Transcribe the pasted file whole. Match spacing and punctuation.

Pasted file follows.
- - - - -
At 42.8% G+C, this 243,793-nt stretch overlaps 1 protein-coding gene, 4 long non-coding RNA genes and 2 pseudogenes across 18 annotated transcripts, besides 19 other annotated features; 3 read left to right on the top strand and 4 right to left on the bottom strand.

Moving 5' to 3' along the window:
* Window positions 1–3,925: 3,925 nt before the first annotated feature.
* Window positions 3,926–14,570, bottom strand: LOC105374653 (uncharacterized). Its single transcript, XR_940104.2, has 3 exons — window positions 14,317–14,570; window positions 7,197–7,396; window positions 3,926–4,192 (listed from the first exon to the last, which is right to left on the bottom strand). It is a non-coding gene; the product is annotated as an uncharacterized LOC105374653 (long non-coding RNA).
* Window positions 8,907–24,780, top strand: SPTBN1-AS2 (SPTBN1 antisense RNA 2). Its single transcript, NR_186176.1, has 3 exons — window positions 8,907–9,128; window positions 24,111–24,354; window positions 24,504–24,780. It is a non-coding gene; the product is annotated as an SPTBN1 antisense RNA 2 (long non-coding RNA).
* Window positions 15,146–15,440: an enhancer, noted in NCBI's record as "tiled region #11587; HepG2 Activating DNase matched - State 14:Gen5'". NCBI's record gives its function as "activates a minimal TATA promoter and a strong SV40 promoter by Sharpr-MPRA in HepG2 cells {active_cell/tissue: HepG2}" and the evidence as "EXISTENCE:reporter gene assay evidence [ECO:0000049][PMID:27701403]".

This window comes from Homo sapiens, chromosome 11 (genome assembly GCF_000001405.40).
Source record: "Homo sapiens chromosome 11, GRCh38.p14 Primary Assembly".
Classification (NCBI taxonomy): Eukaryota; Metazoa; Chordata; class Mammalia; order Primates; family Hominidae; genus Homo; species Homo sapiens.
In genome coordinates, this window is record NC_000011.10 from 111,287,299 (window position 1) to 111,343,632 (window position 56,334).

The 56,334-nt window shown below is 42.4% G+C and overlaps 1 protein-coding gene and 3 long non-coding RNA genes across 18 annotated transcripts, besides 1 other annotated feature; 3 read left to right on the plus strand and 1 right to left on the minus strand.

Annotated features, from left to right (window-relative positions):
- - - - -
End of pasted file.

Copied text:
At 42.8% G+C, this 243,793-nt stretch overlaps 1 protein-coding gene, 4 long non-coding RNA genes and 2 pseudogenes across 18 annotated transcripts, besides 19 other annotated features; 3 read left to right on the top strand and 4 right to left on the bottom strand.

Moving 5' to 3' along the window:
* Window positions 1–3,925: 3,925 nt before the first annotated feature.
* Window positions 3,926–14,570, bottom strand: LOC105374653 (uncharacterized). Its single transcript, XR_940104.2, has 3 exons — window positions 14,317–14,570; window positions 7,197–7,396; window positions 3,926–4,192 (listed from the first exon to the last, which is right to left on the bottom strand). It is a non-coding gene; the product is annotated as an uncharacterized LOC105374653 (long non-coding RNA).
* Window positions 8,907–24,780, top strand: SPTBN1-AS2 (SPTBN1 antisense RNA 2). Its single transcript, NR_186176.1, has 3 exons — window positions 8,907–9,128; window positions 24,111–24,354; window positions 24,504–24,780. It is a non-coding gene; the product is annotated as an SPTBN1 antisense RNA 2 (long non-coding RNA).
* Window positions 15,146–15,440: an enhancer, noted in NCBI's record as "tiled region #11587; HepG2 Activating DNase matched - State 14:Gen5'". NCBI's record gives its function as "activates a minimal TATA promoter and a strong SV40 promoter by Sharpr-MPRA in HepG2 cells {active_cell/tissue: HepG2}" and the evidence as "EXISTENCE:reporter gene assay evidence [ECO:0000049][PMID:27701403]".

This window comes from Homo sapiens, chromosome 11 (genome assembly GCF_000001405.40).
Source record: "Homo sapiens chromosome 11, GRCh38.p14 Primary Assembly".
Classification (NCBI taxonomy): Eukaryota; Metazoa; Chordata; class Mammalia; order Primates; family Hominidae; genus Homo; species Homo sapiens.
In genome coordinates, this window is record NC_000011.10 from 111,287,299 (window position 1) to 111,343,632 (window position 56,334).

The 56,334-nt window shown below is 42.4% G+C and overlaps 1 protein-coding gene and 3 long non-coding RNA genes across 18 annotated transcripts, besides 1 other annotated feature; 3 read left to right on the plus strand and 1 right to left on the minus strand.

Annotated features, from left to right (window-relative positions):